Egypt’s economy has been a shambles since the revolution, but Abdel Fatah el-Sisi is making some progress towards reforms. As the Financial Times reports, markets are somewhat heartened:
Al-Sisi’s economic reforms plans have been criticised for being vague but in a note this week Capital Economics said his efforts to rejuvenate the economy had surpassed many expectations and that reforms taken so far “should ease some of the economy’s near-term vulnerabilities”.
Most significant was the cutting of subsidies, which account for one third of government spending. Despite the urgings of the IMF, previous governments have left subsidies well alone, fearing that cuts would spark unrest. But in July, the government announced a raft of energy price hikes, which Capital Economics estimates will trim the budget deficit by 2.5 per cent of GDP.
In addition, a $500m loan from the World Bank and a request for the IMF to undertake an Article IV consultation—a long delayed economic assessment—ahead of an investment summit next year suggested that international institutions would play a greater role in the implementation of economic policy and that al-Sisi doesn’t intend to rely solely on financing from the Gulf, which comes with little oversight.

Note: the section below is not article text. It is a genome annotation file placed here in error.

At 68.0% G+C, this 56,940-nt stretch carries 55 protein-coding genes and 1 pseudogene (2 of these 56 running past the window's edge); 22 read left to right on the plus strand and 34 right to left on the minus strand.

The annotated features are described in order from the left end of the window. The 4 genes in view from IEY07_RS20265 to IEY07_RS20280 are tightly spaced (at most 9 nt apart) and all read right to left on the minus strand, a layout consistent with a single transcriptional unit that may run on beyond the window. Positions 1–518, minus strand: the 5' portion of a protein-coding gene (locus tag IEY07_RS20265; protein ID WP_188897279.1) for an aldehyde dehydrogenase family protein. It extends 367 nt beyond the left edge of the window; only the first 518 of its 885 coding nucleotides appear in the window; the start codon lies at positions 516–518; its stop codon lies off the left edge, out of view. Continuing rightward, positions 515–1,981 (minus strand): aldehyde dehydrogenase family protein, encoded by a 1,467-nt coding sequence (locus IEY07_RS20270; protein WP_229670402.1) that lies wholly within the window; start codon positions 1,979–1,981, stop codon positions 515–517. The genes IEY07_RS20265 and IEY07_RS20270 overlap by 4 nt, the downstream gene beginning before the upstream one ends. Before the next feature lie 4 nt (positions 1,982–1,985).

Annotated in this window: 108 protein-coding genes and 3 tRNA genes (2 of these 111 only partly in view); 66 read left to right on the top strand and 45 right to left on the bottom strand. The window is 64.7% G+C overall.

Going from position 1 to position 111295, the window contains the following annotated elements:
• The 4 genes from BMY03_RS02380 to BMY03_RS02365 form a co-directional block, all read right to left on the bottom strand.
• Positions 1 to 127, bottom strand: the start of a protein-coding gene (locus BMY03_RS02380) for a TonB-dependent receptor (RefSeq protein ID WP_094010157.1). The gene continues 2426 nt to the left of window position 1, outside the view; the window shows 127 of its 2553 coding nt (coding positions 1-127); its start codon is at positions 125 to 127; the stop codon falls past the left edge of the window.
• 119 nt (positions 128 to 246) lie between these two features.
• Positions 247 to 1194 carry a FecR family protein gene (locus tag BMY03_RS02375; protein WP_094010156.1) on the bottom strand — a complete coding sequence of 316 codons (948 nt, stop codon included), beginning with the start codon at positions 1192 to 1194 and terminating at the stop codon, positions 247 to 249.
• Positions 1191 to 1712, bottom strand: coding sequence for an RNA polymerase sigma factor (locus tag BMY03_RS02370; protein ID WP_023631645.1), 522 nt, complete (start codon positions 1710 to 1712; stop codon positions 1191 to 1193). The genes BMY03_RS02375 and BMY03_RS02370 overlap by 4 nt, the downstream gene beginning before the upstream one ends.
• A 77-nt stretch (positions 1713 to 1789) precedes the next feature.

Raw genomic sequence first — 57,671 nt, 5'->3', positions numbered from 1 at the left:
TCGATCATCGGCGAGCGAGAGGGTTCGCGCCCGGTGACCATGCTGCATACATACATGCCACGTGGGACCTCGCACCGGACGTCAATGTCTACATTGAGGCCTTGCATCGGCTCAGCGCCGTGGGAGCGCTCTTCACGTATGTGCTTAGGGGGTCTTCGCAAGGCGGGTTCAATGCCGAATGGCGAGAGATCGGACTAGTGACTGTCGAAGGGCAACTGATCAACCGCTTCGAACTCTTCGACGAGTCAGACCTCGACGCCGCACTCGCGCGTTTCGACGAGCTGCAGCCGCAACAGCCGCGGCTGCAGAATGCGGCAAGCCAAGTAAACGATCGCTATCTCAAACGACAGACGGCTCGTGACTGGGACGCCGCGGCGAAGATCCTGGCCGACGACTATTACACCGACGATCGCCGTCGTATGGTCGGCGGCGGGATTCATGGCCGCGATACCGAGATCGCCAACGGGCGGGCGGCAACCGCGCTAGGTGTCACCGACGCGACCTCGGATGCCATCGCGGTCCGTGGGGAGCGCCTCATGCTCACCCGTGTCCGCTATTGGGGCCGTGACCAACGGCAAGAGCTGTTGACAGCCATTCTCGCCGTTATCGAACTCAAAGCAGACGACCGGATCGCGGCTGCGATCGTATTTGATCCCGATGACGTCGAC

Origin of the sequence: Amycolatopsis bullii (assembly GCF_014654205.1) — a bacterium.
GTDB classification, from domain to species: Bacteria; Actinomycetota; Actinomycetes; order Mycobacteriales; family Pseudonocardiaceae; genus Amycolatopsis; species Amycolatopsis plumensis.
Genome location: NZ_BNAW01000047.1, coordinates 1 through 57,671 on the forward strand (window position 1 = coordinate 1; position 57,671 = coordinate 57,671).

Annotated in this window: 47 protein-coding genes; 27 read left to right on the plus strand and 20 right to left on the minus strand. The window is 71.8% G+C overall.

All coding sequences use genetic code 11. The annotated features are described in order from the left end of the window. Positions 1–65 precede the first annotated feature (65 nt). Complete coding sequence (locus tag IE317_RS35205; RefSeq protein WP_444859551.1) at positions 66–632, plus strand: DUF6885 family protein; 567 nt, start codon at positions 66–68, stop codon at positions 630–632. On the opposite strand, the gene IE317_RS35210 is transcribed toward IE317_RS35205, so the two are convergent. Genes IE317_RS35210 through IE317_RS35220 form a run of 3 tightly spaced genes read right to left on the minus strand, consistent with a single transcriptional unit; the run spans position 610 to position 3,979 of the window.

Egypt has been on a lifeline of Gulf funding, first based on the deposed President Morsi’s receipt of $5 billion from Qatar, and now under Sisi some $17 billion from Saudi Arabia, the UAE, and Kuwait. But aid from these countries is not limitless, and although it doesn’t require fiscal oversight it obviously carries political obligations. Even if the World Bank/IMF money is a drop in the bucket compared with Gulf funding, the injections of foreign loans and aid will at least buy Sisi time to get the fiscal house in order.
Whether he can actually succeed is a different question. Sisi’s appeal to the Egyptian public lies in being the anti-revolutionary—for a people exhausted with the tumult of the Arab Spring, he promises a return to stability. And in an economy that before the revolution raked in billions in tourism, stability translates into money the moment that tourists decide it’s safe to visit the pyramids again. Sisi’s efforts so far, despite the extraordinary political oppression they’ve required, might just pull that off.
But in terms of the fundamentals, Egypt is poor because it is a corrupted, renter system dominated by the military bureaucracy and its special friends. Egypt is therefore stuck in a double-bind: It can’t reform economically beyond a certain point without undermining the political status quo, but it doesn’t want to do that.